This movie failed for me on a lot of levels. The biggest was an assumption made by the scriptwriters that everyone watching the movie was familiar with the previous movies. This wasn't true because I'd never seen any of the earlier films. Nothing was explained and I was left confused because there was no setup to explain to me who these characters were or what their relationships with each other was. I think there was a flashback, but that wasn't clear to me either because I had no idea who these characters were.

The characters were flat, their backstories (what little was actually given) were simplistic, and there wasn't much dialogue. I guess they couldn't fit it in between all the fight scenes.

That was the other issue--the constant action. It got boring.

And the plot? Forgettable. What there was of it. I nearly turned this movie off a few times, but because I had nothing else lined up to watch and because I wanted something on while I crocheted, I just let this film play out.

The one part I liked was the young Spiderman character. He was funny and his part in one of the fight scenes was the only thing that prevented it from being tedious.

These superhero movies really aren't my thing and this one convinced me to never waste my time on them again. I liked Robert Downey Jr. I liked Tom Holland who played the young Spiderman, but ultimately they weren't bright enough to overcome a weak script, little dialogue, and no reason to care about any of these characters.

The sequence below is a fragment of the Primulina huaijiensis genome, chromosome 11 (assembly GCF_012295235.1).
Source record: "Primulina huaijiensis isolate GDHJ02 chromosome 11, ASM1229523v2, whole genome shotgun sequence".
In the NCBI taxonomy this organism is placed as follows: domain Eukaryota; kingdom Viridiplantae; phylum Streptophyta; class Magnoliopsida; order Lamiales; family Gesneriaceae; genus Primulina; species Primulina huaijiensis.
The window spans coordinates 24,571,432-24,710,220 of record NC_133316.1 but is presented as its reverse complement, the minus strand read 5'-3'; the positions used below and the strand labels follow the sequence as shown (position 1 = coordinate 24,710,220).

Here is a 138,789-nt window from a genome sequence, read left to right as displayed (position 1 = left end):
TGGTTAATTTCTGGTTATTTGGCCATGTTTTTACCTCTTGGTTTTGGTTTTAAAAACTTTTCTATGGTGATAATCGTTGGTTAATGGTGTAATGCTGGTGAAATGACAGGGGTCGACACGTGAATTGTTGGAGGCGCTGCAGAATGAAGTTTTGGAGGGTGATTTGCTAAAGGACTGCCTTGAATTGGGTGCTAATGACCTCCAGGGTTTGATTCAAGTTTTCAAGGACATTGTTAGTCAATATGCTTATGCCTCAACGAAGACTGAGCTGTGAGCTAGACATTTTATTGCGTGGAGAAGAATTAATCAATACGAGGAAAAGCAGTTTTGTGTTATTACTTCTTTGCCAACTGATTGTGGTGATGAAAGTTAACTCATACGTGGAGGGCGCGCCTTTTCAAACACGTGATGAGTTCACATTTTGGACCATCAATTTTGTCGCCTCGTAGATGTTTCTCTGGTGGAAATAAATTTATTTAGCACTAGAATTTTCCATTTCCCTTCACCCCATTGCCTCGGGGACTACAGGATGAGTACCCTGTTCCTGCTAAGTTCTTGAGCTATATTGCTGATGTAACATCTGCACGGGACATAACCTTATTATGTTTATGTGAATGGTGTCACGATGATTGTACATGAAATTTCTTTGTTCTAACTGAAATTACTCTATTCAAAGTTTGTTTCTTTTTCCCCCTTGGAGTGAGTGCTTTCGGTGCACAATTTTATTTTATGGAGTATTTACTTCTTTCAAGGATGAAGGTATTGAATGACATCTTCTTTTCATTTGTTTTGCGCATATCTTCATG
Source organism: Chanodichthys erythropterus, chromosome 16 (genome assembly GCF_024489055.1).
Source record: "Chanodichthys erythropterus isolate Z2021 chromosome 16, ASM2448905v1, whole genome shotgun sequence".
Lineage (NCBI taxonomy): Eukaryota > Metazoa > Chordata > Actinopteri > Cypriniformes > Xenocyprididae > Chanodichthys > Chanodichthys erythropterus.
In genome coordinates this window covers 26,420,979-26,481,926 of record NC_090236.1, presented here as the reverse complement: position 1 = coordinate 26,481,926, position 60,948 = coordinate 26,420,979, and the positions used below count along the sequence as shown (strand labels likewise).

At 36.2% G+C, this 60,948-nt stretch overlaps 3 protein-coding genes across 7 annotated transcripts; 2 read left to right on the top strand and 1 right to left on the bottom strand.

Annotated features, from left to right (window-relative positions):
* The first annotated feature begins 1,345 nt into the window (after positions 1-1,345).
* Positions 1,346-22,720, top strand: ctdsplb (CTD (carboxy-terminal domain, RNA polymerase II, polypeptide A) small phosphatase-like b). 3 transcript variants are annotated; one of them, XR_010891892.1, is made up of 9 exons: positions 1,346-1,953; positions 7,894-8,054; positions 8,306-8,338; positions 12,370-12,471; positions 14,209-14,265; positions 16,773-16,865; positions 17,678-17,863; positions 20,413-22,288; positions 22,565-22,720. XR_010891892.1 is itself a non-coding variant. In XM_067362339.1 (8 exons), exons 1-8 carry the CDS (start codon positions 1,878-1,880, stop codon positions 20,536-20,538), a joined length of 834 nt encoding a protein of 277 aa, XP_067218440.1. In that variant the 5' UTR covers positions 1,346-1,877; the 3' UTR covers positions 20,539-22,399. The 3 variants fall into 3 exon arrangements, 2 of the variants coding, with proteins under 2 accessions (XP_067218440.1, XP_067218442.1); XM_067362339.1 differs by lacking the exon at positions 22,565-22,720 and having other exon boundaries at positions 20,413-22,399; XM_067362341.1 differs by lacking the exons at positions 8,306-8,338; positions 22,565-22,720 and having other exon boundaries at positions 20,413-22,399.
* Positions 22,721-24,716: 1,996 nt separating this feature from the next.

Two thumbs down.

Thursday, March 16, 2017

Working Podcast

I found a new podcast that's intriguing. I've only listened to two episodes so far and that's a little too soon to tell if it's going to be something I listen to regularly or not. It's called Working and it's done by Slate. Just the fact Slate is involved put it on my radar. They do a really good job both with the podcasts and with their articles, but I probably would have checked it out no matter who produced it because it has an intriguing premise.

Working interviews people about their professions.

Not astronauts or actors or professional athletes. Normal people in everyday professions. This is so cool that I can hardly stand it!